Data

Physiological determinants of tolerance to climatic extremes in small ectotherms

James Cook University
Pintor, A ; Krockenberger, A ; Schwarzkopf, L
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ctx_ver=Z39.88-2004&rft_val_fmt=info%3Aofi%2Ffmt%3Akev%3Amtx%3Adc&rfr_id=info%3Asid%2FANDS&rft_id=info:doi10.4225/28/55B58E6C46947&rft.title=Physiological determinants of tolerance to climatic extremes in small ectotherms&rft.identifier=10.4225/28/55B58E6C46947&rft.publisher=James Cook University&rft.description=This data set summarizes thermal traits of 13 species of small ectotherms from Eastern Australia and combines these with summarized data on climatic extremes that species are exposed to within their range based on climate layers and species' occurrence records accessible online through the Atlas of Living Australia (http://www.ala.org.au/). It contains raw data on climate and occurrence records after removal of outliers as well as a summarized data set on thermal traits and summarized climate data. The data for the original data set was collected at James Cook University, Cairns QLD, Australia, as part of a PhD project from 2012 to 2014. Animals were collected along the Australian East Coast from locations between Canberra and Lockhart River. Detailed methodologies can be found in the data record of the original data set as well as in the related PhD thesis and publication. This data set contains information of several physiological and behavioural traits that correlate to species' potential to extend into climatic extremes, such as regions with hot or dry conditions. It combines summarized data on these traits from an earlier study with data on climate at species' occurrence records accessible online.&rft.creator=Pintor, A &rft.creator=Krockenberger, A &rft.creator=Schwarzkopf, L &rft.date=2015&rft_rights=&rft_rights=CC BY-NC-SA: Attribution-Noncommercial-Share Alike 3.0 AU http://creativecommons.org/licenses/by-nc-sa/3.0/au&rft_subject=climatic variability&rft_subject=species distributions&rft_subject=climatic extremes&rft_subject=climate gradients&rft_subject=thermal traits&rft_subject=environmental tolerances&rft_subject=physiological tolerances&rft_subject=vulnerability&rft_subject=Comparative Physiology&rft_subject=BIOLOGICAL SCIENCES&rft_subject=PHYSIOLOGY&rft_subject=Animal Physiological Ecology&rft_subject=ZOOLOGY&rft_subject=Biological Adaptation&rft_subject=EVOLUTIONARY BIOLOGY&rft_subject=Biogeography and Phylogeography&rft_subject=Evolutionary Impacts of Climate Change&rft_subject=Expanding Knowledge in the Biological Sciences&rft_subject=EXPANDING KNOWLEDGE&rft_subject=EXPANDING KNOWLEDGE&rft_subject=Ecosystem Adaptation to Climate Change&rft_subject=ENVIRONMENT&rft_subject=CLIMATE AND CLIMATE CHANGE&rft.type=dataset&rft.language=English Access the data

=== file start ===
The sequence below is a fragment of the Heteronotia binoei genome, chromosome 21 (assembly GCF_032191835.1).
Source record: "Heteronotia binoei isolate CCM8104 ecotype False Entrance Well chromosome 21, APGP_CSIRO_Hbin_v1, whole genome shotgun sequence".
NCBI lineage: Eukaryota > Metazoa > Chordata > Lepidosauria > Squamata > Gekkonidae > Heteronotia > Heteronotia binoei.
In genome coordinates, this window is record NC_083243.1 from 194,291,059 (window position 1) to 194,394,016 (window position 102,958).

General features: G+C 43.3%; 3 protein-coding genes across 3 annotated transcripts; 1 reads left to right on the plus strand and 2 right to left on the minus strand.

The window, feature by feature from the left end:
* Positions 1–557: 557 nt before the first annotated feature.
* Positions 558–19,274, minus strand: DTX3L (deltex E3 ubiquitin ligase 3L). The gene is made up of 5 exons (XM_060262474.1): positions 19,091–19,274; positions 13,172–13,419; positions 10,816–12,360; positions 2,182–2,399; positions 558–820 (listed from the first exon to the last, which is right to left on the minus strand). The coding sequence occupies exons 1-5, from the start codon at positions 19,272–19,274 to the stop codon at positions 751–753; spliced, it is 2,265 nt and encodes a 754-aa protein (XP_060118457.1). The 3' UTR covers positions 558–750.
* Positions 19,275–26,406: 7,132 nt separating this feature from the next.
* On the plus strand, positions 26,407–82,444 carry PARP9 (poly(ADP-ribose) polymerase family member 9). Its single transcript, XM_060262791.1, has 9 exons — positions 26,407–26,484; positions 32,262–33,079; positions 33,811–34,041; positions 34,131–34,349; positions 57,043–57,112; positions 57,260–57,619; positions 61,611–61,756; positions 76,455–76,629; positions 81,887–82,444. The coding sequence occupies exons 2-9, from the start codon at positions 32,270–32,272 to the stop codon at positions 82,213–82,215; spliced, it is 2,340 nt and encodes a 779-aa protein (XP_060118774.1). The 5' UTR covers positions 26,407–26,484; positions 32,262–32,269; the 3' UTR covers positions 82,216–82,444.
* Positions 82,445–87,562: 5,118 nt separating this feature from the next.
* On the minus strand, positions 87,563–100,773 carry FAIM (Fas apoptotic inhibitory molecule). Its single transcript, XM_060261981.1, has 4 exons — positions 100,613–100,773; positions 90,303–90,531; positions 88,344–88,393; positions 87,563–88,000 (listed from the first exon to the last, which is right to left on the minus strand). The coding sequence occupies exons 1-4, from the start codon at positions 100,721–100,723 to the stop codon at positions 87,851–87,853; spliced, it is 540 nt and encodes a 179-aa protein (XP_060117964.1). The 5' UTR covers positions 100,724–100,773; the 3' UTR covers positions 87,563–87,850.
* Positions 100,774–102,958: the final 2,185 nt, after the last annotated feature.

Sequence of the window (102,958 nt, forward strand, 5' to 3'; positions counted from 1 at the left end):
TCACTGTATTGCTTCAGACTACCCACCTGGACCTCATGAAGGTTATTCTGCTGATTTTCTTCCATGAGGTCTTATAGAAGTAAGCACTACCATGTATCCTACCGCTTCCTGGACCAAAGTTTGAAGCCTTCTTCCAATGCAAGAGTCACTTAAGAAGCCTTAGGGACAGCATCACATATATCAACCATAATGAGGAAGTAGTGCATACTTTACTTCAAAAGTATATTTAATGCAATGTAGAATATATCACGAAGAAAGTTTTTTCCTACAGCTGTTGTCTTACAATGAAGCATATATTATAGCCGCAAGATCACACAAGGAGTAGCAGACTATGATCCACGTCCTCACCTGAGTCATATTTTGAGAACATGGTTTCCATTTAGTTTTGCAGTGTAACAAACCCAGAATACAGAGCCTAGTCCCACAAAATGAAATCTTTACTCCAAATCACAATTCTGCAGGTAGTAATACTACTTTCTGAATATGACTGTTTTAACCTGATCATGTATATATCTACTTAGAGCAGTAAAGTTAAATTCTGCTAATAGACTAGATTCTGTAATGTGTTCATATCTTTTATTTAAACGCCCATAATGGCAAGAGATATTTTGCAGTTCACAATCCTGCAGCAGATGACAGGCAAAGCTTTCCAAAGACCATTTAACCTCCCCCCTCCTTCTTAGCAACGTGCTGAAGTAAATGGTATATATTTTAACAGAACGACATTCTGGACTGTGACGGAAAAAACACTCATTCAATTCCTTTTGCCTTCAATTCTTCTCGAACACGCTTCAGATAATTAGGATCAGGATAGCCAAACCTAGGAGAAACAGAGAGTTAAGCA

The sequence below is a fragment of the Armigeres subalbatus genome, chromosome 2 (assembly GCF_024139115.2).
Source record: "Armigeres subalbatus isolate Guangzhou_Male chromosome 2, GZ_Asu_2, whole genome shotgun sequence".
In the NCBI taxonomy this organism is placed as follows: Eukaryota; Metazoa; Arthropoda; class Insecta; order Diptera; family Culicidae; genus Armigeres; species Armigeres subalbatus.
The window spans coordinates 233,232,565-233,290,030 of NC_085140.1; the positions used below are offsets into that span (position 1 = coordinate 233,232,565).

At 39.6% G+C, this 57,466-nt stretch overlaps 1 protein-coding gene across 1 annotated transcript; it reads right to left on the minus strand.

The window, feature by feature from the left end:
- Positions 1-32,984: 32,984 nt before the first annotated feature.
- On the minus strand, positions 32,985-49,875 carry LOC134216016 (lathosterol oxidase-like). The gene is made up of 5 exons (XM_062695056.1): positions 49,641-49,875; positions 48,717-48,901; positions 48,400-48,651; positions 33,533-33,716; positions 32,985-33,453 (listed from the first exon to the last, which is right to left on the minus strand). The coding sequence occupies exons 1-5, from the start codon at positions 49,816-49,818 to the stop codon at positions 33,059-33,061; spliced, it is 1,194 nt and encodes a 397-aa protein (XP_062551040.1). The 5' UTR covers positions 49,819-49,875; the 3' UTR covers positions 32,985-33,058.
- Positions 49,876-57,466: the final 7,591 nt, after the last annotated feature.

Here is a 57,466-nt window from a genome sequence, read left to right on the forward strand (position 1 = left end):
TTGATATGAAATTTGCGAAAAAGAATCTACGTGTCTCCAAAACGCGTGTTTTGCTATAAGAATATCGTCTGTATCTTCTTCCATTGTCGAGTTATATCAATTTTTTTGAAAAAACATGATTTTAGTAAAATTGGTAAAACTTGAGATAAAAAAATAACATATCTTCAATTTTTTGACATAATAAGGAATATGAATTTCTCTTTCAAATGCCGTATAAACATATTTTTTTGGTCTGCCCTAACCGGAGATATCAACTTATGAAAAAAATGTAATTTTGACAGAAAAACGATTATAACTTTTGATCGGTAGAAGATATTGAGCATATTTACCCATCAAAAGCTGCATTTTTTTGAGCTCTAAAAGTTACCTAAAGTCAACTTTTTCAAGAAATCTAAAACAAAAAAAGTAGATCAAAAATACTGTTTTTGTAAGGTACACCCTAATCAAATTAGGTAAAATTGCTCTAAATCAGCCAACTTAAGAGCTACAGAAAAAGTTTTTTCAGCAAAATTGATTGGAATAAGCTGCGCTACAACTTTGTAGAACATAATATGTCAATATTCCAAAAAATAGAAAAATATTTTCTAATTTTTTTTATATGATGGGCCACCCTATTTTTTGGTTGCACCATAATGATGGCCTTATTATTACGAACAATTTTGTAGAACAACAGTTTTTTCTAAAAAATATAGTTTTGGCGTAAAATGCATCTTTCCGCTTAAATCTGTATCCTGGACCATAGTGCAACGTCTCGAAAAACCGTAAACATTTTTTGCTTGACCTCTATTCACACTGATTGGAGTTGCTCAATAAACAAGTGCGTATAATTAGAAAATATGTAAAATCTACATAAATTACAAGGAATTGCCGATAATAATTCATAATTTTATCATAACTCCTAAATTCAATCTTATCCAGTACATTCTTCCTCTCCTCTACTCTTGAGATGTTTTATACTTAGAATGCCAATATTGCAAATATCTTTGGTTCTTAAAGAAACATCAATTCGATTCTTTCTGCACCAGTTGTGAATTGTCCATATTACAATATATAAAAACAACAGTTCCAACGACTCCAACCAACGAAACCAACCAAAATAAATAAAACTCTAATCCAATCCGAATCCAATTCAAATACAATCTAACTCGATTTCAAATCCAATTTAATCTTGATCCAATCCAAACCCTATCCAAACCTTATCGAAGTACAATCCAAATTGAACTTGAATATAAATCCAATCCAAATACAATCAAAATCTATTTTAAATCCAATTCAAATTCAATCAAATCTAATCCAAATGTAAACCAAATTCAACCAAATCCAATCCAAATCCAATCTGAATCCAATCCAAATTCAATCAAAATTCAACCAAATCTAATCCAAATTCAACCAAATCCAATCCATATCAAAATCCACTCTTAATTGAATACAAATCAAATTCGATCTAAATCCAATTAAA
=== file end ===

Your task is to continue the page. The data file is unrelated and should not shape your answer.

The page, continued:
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CC-BY-NC-SA

CC BY-NC-SA: Attribution-Noncommercial-Share Alike 3.0 AU
http://creativecommons.org/licenses/by-nc-sa/3.0/au

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Brief description

This data set contains information of several physiological and behavioural traits that correlate to species' potential to extend into climatic extremes, such as regions with hot or dry conditions. It combines summarized data on these traits from an earlier study with data on climate at species' occurrence records accessible online.

Full description

This data set summarizes thermal traits of 13 species of small ectotherms from Eastern Australia and combines these with summarized data on climatic extremes that species are exposed to within their range based on climate layers and species' occurrence records accessible online through the Atlas of Living Australia (http://www.ala.org.au/). It contains raw data on climate and occurrence records after removal of outliers as well as a summarized data set on thermal traits and summarized climate data. The data for the original data set was collected at James Cook University, Cairns QLD, Australia, as part of a PhD project from 2012 to 2014. Animals were collected along the Australian East Coast from locations between Canberra and Lockhart River. Detailed methodologies can be found in the data record of the original data set as well as in the related PhD thesis and publication.

Created: 2015-07-06

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Identifiers
  • Local : 0c2f0b696f9d9dd23933162c2c7ea88f
  • Local : https://research.jcu.edu.au/data/published/c5ae00d0b30bdc8fd088402fd73fb501
  • DOI : 10.4225/28/55B58E6C46947